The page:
Self-Love or Selfish?

Self love or selfish? Kids are often taught to share their toys and think of the needs of others. Reciprocity and empathy are useful values to have. However, some people have taken this to mean that anything other than giving or putting others first can seem selfish. There are distinct differences. Self-love is healthy, selfish is not. To make the distinction clearer, let’s start with definitions.

Selfish means showing concern only for oneself. It’s about making sure that you come out ahead, even when it hurts others. It can even include intentionally slighting others to give yourself an advantage. This is not a great strategy because people are social creatures. We need each other for companionship, division of labor, sex, amusement, growth, and a whole lot of other things. If we alienate people because we don’t consider their feelings and needs, we could end up lonely and miserable.

Selfishness comes from a space of lack or fear. When we fear that we need to protect our stuff, we withhold it from others. When we fear we won’t have enough, we cling tightly to what we have – even when there is more than enough. When we fear being hurt, we close down. These are selfish acts.

Self-love is about putting yourself first, but doing so in a way that honors you and others. If you’ve ever been on an airplane, you’ve heard the spiel about putting on your own oxygen mask before assisting others. This is because a healthy you is an effective you. You can’t serve from an empty vessel. You are the center of your life. You create things, serve people, share ideas, do tasks, love, care, and provide for someone or something. If you go down, all that you do goes down with you. The best way to continue to serve is to be healthy. The best way to sustain health is to practice self-love.

Self-love comes from a space of security, self-esteem, and peace. When we give, it is with a full heart. When we share, it is because we are secure in knowing that we have enough to spare or can get it all back again. When we say no, it’s because our time or resources can serve us better by staying where they are.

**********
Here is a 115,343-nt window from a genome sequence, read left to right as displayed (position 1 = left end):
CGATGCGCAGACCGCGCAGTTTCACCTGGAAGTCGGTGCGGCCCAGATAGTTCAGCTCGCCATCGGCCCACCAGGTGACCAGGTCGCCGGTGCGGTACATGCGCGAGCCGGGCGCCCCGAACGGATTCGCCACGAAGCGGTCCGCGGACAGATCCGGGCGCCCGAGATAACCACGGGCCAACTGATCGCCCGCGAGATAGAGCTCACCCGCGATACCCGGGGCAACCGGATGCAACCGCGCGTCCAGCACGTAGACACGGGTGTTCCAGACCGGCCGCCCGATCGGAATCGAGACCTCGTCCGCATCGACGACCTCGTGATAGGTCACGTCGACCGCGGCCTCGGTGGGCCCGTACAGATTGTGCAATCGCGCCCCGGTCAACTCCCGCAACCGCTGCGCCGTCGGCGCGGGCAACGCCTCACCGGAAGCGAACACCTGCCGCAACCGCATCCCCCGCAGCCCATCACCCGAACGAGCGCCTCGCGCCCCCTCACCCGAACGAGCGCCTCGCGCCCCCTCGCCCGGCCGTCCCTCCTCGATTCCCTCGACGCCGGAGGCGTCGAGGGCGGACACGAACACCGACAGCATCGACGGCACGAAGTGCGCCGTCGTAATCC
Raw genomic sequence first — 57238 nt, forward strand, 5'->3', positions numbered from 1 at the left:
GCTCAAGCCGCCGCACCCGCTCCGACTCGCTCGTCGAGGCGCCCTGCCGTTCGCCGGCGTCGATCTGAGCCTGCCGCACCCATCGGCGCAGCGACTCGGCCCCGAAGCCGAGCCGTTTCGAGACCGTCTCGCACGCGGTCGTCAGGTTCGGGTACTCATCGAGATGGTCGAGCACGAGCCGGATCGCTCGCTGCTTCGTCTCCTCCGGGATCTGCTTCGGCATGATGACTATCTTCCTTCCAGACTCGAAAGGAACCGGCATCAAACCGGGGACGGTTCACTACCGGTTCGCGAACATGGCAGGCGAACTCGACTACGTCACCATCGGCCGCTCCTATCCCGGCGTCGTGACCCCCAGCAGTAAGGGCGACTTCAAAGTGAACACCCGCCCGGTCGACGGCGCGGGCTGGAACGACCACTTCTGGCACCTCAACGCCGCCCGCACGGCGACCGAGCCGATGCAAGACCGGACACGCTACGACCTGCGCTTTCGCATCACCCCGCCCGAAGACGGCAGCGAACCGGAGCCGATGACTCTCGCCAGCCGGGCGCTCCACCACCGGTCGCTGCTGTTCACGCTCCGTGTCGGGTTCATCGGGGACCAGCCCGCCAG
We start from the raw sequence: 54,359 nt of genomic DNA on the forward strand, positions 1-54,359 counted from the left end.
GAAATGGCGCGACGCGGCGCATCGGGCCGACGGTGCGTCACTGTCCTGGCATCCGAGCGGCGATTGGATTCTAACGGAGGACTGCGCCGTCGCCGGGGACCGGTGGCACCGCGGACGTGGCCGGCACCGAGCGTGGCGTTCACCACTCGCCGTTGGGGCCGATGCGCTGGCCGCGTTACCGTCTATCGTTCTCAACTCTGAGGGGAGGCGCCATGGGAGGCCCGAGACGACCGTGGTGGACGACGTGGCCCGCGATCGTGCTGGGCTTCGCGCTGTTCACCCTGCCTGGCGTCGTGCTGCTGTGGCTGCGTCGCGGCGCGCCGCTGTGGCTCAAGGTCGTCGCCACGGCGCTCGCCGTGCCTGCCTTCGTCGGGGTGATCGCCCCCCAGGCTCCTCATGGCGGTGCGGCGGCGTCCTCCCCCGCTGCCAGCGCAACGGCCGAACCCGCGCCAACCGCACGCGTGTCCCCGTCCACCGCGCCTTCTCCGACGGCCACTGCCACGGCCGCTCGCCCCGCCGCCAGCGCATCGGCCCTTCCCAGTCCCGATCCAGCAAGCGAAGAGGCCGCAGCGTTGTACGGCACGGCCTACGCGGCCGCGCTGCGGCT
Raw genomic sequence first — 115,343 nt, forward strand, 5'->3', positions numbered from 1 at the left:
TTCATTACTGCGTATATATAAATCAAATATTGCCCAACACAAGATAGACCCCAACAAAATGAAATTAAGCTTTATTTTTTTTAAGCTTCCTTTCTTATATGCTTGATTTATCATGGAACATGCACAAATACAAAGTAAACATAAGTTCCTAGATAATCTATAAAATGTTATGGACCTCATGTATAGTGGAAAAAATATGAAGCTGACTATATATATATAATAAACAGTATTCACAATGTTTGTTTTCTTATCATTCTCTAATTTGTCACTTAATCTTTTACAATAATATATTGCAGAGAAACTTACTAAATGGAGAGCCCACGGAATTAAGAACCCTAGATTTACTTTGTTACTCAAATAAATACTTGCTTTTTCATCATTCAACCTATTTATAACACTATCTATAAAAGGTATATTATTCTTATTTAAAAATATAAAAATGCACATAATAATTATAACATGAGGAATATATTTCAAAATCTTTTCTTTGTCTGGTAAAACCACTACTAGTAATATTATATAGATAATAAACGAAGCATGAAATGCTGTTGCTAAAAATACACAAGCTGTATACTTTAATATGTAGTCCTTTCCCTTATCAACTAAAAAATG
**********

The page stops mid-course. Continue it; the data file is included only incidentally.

Let me give you some examples to show the differences.

“Archie” is an accomplished businessman who built a business from scratch. He has a huge house, pretty wife, and kids in private school. He doesn’t deny himself or his family anything. He feels his status entitles him to special treatment. He wants to be respected wherever he goes. If he doesn’t get what he considers his due, he lets people know. He is quick to fire staff for slights. He posts many selfies every day to show off his achievements to make sure that everyone knows he’s successful. 

This is selfish. Someone like this may describe his behavior as self-love, but self-love is not about ego or pride. Self love doesn’t abuse other people. Nor does self-love have anything to prove. Archie’s money, success, or his spending habits don’t make him selfish. The lack of love in his life makes him selfish.

“Katie” is an accomplished businesswoman who built a business from scratch. She has a huge house, handsome husband, and kids in private school. She doesn’t deny herself or her family anything. She regularly volunteers in the community. Sometimes, because of her status, she is called on to do things for other people or organizations. She helps when she can, but doesn’t allow her helping to interfere with her family life, social life, or work. If she can feel “all in” without being drained, she says yes. Otherwise, it’s no. Katie posts pictures on social media that reflect her life. These often show the grandeur in which she lives.

This is self-love. Again, it’s not about what you have. It’s about love and boundaries. Katie provides well for herself and her family. She also gives, but only to the extent that it does not begin to weaken her. Maintaining those boundaries is crucial to keeping Katie well and happy. The more she has to give, the more there is to give.

Still confused? Let’s look at it from another point of view. When someone calls us selfish, it tends to be because they feel we should be doing something different or they feel that we have hurt someone by our actions. So, the label “selfish” comes from someone else’s expectation of us. In other words, there is a “should” involved.

As long as someone else is judging you, you’re almost always going to fail in their eyes. There is no way to know what someone else wants of you. To live up to that is to give away your free will. Instead of trying to do that, I suggest you go the self-love route.

Selfish says, “If you take care of me, I will take care of you.” Self-love says, “I will take care of me, so that you don’t have to. Please take care of you so that I don’t have to.” When each person assumes primary responsibility for himself, everyone has high self esteem. If everyone does a great job, you never have to deal with feeling like a burden or assuming a burden. You never have to deal with guilt. And your success or failure is completely in your own hands. That’s a much more empowering way to live.

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